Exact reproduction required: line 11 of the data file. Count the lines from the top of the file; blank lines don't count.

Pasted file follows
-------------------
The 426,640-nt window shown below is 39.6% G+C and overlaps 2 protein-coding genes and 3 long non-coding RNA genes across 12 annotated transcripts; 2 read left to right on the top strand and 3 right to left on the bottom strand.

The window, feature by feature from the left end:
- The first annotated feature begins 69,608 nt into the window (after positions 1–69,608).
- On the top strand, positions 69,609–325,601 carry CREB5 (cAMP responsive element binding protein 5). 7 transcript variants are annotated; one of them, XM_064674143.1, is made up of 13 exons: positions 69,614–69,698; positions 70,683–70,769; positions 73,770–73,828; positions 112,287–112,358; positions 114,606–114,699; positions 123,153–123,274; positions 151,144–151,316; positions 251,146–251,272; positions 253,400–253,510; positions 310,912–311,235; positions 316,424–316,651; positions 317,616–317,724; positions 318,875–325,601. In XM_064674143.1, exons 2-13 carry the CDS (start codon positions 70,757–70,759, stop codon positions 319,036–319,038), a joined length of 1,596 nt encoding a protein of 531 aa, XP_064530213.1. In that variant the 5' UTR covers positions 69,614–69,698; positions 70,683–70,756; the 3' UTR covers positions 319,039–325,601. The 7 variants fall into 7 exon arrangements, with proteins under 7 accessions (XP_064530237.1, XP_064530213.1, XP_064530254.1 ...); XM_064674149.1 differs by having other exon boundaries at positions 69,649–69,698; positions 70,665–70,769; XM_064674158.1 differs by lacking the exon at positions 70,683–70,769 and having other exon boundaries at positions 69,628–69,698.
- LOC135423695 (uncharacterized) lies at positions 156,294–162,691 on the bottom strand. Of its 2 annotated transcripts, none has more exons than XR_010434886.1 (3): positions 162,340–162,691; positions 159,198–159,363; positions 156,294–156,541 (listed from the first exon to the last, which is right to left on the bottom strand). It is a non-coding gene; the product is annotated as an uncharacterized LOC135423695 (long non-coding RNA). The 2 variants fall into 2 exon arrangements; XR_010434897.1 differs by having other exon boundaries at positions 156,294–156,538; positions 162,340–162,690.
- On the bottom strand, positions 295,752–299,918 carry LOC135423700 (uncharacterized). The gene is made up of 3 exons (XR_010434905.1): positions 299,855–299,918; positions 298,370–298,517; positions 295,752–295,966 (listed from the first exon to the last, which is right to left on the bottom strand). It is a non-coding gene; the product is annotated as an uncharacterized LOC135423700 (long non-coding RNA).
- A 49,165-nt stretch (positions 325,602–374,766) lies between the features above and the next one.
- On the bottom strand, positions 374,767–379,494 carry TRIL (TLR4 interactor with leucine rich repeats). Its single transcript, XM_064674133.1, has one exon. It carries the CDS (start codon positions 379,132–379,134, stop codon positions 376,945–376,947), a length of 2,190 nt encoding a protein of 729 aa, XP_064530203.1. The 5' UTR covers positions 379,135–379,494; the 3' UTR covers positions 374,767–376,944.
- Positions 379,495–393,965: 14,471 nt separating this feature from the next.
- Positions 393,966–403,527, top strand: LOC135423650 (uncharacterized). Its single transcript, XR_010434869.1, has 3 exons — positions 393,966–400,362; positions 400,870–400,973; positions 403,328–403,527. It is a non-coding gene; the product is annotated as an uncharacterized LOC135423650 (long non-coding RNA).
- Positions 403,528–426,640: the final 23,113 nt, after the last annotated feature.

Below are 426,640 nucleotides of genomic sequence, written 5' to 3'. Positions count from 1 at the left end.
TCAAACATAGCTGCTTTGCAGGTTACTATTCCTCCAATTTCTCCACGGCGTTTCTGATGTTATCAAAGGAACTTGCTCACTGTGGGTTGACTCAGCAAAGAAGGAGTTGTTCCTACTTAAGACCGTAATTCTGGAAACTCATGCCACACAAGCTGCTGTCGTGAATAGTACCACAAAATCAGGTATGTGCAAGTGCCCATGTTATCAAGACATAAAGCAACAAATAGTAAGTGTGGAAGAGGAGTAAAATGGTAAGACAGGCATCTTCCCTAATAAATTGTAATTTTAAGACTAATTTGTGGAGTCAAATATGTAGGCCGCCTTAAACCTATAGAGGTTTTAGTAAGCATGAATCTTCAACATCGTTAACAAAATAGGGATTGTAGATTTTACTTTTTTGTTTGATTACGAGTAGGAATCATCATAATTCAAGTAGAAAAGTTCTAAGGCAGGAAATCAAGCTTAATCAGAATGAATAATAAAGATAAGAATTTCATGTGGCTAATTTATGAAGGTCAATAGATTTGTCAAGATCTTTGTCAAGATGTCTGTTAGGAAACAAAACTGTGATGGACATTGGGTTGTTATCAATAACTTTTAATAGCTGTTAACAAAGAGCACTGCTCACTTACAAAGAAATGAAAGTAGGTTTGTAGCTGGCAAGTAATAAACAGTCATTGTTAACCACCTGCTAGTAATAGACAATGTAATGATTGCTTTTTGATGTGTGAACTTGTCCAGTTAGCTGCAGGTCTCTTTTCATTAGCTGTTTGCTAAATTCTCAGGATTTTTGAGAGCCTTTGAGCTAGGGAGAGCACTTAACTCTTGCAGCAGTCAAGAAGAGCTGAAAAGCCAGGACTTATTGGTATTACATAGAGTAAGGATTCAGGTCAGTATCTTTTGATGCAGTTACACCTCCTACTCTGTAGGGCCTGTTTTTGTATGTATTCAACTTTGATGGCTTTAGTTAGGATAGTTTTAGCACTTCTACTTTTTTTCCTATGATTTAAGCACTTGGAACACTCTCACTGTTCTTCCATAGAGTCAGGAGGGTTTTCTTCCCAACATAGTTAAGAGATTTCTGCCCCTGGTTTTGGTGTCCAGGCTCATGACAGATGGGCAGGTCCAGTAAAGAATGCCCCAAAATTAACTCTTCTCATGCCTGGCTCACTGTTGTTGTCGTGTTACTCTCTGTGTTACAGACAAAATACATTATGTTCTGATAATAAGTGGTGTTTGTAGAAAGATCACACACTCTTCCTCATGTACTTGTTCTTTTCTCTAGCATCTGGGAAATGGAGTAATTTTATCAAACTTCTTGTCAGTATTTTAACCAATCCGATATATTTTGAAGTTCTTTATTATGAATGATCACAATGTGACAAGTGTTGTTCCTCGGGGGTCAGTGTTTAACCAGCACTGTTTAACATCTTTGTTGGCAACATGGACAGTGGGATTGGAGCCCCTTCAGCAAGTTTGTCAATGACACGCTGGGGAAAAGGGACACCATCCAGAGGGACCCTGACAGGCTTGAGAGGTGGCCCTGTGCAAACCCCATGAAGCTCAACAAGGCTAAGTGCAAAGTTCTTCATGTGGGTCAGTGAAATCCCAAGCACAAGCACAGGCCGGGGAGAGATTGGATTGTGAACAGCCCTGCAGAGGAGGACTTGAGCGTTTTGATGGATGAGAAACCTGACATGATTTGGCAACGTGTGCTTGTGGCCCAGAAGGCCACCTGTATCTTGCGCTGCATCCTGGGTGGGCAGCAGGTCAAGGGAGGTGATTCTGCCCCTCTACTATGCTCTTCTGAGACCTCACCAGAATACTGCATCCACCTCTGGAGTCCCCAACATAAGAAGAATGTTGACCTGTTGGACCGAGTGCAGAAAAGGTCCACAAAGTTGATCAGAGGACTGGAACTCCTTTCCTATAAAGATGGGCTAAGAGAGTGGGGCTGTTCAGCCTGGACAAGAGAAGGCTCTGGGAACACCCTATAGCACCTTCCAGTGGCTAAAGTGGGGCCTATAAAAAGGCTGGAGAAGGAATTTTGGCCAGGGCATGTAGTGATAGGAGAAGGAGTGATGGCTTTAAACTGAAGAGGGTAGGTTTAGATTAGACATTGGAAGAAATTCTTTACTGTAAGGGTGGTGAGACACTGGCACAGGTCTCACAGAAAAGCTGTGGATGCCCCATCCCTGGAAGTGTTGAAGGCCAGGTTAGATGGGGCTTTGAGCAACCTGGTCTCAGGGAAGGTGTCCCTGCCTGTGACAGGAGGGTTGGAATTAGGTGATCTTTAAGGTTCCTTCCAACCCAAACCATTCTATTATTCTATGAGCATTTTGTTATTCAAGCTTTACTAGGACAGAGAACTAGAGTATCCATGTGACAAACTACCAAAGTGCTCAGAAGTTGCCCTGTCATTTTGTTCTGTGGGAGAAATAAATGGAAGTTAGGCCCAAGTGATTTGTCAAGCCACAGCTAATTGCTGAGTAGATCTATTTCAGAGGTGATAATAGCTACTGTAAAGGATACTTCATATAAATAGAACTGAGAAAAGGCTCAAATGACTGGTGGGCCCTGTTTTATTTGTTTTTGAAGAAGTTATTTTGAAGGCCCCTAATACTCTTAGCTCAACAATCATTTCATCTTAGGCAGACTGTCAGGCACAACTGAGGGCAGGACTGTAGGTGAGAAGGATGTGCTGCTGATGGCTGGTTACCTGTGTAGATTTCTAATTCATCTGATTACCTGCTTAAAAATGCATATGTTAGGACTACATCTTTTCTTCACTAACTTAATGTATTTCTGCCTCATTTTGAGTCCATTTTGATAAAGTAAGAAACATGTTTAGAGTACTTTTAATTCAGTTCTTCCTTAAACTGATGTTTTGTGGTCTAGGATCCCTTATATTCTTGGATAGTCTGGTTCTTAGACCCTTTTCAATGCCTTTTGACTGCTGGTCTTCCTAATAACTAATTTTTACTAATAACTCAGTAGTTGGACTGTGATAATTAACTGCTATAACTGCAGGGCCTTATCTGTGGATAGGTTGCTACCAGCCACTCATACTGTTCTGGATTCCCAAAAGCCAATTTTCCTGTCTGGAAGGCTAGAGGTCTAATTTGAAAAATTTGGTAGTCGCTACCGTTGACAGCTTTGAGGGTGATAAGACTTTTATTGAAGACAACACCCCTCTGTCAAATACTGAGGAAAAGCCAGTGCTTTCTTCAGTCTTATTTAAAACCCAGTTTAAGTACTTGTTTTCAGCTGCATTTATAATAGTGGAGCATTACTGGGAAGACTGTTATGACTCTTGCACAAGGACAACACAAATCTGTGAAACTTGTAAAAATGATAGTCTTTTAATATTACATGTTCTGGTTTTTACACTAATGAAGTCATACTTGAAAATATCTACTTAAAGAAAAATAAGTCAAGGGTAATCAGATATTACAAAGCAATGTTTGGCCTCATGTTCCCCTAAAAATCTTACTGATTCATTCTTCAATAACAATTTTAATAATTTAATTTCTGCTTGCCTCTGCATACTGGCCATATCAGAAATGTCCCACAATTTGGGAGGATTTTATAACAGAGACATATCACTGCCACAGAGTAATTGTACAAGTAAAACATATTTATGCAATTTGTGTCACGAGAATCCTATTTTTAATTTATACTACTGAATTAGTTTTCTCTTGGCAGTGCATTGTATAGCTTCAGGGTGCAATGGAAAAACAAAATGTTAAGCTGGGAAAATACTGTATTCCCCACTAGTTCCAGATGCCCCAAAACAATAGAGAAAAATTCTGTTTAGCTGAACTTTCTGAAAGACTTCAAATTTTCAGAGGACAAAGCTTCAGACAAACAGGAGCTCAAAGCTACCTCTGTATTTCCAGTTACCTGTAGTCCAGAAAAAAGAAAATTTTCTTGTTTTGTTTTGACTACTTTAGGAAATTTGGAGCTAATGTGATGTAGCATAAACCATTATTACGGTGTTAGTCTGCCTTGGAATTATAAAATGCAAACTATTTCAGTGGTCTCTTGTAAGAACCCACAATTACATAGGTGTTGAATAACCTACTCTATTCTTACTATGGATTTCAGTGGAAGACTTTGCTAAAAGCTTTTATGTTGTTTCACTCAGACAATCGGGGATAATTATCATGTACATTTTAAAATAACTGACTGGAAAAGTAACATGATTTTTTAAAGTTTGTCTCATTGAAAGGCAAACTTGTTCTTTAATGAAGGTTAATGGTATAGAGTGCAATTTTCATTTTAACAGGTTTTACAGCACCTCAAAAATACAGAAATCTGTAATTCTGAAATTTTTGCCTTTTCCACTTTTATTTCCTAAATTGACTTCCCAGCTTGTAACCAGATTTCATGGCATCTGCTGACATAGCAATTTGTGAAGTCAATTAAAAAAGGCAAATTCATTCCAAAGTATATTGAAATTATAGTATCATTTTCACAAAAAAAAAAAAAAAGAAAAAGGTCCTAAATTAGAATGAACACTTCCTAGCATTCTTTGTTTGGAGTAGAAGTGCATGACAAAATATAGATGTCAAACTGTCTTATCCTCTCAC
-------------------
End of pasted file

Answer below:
- Positions 403,528–426,640: the final 23,113 nt, after the last annotated feature.